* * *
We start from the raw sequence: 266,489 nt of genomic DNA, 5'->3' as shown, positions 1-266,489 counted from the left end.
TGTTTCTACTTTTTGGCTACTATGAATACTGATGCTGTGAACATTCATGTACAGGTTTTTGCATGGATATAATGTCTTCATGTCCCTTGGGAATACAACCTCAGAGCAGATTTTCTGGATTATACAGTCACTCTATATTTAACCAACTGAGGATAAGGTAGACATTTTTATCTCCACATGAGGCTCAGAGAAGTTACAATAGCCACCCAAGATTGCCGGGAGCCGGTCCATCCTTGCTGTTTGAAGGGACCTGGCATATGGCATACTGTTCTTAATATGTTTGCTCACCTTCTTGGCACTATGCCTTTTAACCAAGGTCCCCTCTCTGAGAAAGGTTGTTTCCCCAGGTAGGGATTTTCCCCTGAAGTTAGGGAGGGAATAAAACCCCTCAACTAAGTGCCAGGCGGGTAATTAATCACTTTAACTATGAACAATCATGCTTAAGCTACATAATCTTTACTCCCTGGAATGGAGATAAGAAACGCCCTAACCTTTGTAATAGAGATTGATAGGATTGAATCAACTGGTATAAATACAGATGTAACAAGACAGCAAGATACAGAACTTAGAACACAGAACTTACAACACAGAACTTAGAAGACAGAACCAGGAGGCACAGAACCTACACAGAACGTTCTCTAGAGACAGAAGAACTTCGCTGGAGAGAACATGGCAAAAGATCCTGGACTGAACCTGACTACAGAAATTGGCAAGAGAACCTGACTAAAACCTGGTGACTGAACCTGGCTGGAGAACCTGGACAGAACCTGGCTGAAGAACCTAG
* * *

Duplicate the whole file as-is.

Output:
We start from the raw sequence: 266,489 nt of genomic DNA, 5'->3' as shown, positions 1-266,489 counted from the left end.
TGTTTCTACTTTTTGGCTACTATGAATACTGATGCTGTGAACATTCATGTACAGGTTTTTGCATGGATATAATGTCTTCATGTCCCTTGGGAATACAACCTCAGAGCAGATTTTCTGGATTATACAGTCACTCTATATTTAACCAACTGAGGATAAGGTAGACATTTTTATCTCCACATGAGGCTCAGAGAAGTTACAATAGCCACCCAAGATTGCCGGGAGCCGGTCCATCCTTGCTGTTTGAAGGGACCTGGCATATGGCATACTGTTCTTAATATGTTTGCTCACCTTCTTGGCACTATGCCTTTTAACCAAGGTCCCCTCTCTGAGAAAGGTTGTTTCCCCAGGTAGGGATTTTCCCCTGAAGTTAGGGAGGGAATAAAACCCCTCAACTAAGTGCCAGGCGGGTAATTAATCACTTTAACTATGAACAATCATGCTTAAGCTACATAATCTTTACTCCCTGGAATGGAGATAAGAAACGCCCTAACCTTTGTAATAGAGATTGATAGGATTGAATCAACTGGTATAAATACAGATGTAACAAGACAGCAAGATACAGAACTTAGAACACAGAACTTACAACACAGAACTTAGAAGACAGAACCAGGAGGCACAGAACCTACACAGAACGTTCTCTAGAGACAGAAGAACTTCGCTGGAGAGAACATGGCAAAAGATCCTGGACTGAACCTGACTACAGAAATTGGCAAGAGAACCTGACTAAAACCTGGTGACTGAACCTGGCTGGAGAACCTGGACAGAACCTGGCTGAAGAACCTAG